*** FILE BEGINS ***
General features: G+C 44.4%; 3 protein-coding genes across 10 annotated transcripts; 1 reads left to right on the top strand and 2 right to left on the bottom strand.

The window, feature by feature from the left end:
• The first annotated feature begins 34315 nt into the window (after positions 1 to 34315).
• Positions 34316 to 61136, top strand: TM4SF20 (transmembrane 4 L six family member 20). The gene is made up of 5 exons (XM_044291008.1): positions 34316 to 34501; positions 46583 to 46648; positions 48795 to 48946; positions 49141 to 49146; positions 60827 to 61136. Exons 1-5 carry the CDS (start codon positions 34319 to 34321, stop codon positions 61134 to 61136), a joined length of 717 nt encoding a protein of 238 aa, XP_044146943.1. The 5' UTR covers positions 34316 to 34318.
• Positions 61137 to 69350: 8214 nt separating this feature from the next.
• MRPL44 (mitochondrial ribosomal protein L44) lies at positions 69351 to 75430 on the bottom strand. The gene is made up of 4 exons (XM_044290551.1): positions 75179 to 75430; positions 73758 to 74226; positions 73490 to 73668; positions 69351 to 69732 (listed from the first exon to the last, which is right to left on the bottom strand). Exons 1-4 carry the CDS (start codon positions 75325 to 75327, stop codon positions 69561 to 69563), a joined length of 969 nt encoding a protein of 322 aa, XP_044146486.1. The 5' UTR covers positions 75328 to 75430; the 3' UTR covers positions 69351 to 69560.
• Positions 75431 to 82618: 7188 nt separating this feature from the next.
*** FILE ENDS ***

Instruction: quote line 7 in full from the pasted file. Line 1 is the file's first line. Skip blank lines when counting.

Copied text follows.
• Positions 75431 to 82618: 7188 nt separating this feature from the next.